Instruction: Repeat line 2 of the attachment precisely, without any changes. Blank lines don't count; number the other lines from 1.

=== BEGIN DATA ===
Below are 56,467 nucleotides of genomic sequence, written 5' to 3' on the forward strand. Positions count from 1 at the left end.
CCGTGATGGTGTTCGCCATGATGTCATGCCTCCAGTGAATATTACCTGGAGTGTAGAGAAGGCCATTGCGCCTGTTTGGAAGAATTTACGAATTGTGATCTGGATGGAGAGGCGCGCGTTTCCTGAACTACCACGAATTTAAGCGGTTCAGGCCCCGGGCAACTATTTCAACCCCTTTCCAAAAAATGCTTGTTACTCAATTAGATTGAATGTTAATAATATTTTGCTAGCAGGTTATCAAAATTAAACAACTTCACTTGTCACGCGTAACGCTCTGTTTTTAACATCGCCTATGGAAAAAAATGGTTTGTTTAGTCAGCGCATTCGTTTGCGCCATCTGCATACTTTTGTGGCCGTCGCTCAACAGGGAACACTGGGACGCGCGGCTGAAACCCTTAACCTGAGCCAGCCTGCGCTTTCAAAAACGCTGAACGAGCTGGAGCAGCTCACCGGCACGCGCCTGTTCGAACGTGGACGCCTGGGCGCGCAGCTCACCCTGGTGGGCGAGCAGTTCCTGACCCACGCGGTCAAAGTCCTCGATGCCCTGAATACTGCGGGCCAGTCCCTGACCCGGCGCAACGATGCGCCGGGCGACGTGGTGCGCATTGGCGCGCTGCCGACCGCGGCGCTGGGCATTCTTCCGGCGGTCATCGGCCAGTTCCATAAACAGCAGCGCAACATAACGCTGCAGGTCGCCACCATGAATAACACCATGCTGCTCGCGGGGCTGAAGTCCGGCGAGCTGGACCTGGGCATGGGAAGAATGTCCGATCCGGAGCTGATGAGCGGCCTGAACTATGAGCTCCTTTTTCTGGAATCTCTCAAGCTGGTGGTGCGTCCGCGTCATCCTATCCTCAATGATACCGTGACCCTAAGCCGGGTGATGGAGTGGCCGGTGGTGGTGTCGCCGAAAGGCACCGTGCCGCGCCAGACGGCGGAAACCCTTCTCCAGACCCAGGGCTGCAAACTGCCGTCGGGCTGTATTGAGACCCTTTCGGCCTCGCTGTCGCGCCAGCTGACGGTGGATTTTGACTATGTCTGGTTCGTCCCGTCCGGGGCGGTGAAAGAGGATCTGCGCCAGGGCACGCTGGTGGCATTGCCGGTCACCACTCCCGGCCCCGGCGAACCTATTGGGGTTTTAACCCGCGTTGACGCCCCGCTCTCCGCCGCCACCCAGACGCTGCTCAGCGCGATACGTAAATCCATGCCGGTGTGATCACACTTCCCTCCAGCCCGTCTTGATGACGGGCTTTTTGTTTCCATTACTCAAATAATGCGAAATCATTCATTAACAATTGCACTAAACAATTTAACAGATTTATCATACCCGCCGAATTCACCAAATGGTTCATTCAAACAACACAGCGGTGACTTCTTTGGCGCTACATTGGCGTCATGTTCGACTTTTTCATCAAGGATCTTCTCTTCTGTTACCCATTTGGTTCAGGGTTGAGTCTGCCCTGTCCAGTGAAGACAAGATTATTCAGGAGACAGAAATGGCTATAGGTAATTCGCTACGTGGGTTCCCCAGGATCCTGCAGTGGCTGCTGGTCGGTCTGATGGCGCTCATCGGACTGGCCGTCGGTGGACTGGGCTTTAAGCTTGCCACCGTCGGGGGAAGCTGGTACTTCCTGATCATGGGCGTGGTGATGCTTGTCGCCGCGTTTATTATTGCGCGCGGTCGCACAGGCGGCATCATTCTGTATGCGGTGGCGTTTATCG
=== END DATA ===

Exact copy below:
CCGTGATGGTGTTCGCCATGATGTCATGCCTCCAGTGAATATTACCTGGAGTGTAGAGAAGGCCATTGCGCCTGTTTGGAAGAATTTACGAATTGTGATCTGGATGGAGAGGCGCGCGTTTCCTGAACTACCACGAATTTAAGCGGTTCAGGCCCCGGGCAACTATTTCAACCCCTTTCCAAAAAATGCTTGTTACTCAATTAGATTGAATGTTAATAATATTTTGCTAGCAGGTTATCAAAATTAAACAACTTCACTTGTCACGCGTAACGCTCTGTTTTTAACATCGCCTATGGAAAAAAATGGTTTGTTTAGTCAGCGCATTCGTTTGCGCCATCTGCATACTTTTGTGGCCGTCGCTCAACAGGGAACACTGGGACGCGCGGCTGAAACCCTTAACCTGAGCCAGCCTGCGCTTTCAAAAACGCTGAACGAGCTGGAGCAGCTCACCGGCACGCGCCTGTTCGAACGTGGACGCCTGGGCGCGCAGCTCACCCTGGTGGGCGAGCAGTTCCTGACCCACGCGGTCAAAGTCCTCGATGCCCTGAATACTGCGGGCCAGTCCCTGACCCGGCGCAACGATGCGCCGGGCGACGTGGTGCGCATTGGCGCGCTGCCGACCGCGGCGCTGGGCATTCTTCCGGCGGTCATCGGCCAGTTCCATAAACAGCAGCGCAACATAACGCTGCAGGTCGCCACCATGAATAACACCATGCTGCTCGCGGGGCTGAAGTCCGGCGAGCTGGACCTGGGCATGGGAAGAATGTCCGATCCGGAGCTGATGAGCGGCCTGAACTATGAGCTCCTTTTTCTGGAATCTCTCAAGCTGGTGGTGCGTCCGCGTCATCCTATCCTCAATGATACCGTGACCCTAAGCCGGGTGATGGAGTGGCCGGTGGTGGTGTCGCCGAAAGGCACCGTGCCGCGCCAGACGGCGGAAACCCTTCTCCAGACCCAGGGCTGCAAACTGCCGTCGGGCTGTATTGAGACCCTTTCGGCCTCGCTGTCGCGCCAGCTGACGGTGGATTTTGACTATGTCTGGTTCGTCCCGTCCGGGGCGGTGAAAGAGGATCTGCGCCAGGGCACGCTGGTGGCATTGCCGGTCACCACTCCCGGCCCCGGCGAACCTATTGGGGTTTTAACCCGCGTTGACGCCCCGCTCTCCGCCGCCACCCAGACGCTGCTCAGCGCGATACGTAAATCCATGCCGGTGTGATCACACTTCCCTCCAGCCCGTCTTGATGACGGGCTTTTTGTTTCCATTACTCAAATAATGCGAAATCATTCATTAACAATTGCACTAAACAATTTAACAGATTTATCATACCCGCCGAATTCACCAAATGGTTCATTCAAACAACACAGCGGTGACTTCTTTGGCGCTACATTGGCGTCATGTTCGACTTTTTCATCAAGGATCTTCTCTTCTGTTACCCATTTGGTTCAGGGTTGAGTCTGCCCTGTCCAGTGAAGACAAGATTATTCAGGAGACAGAAATGGCTATAGGTAATTCGCTACGTGGGTTCCCCAGGATCCTGCAGTGGCTGCTGGTCGGTCTGATGGCGCTCATCGGACTGGCCGTCGGTGGACTGGGCTTTAAGCTTGCCACCGTCGGGGGAAGCTGGTACTTCCTGATCATGGGCGTGGTGATGCTTGTCGCCGCGTTTATTATTGCGCGCGGTCGCACAGGCGGCATCATTCTGTATGCGGTGGCGTTTATCG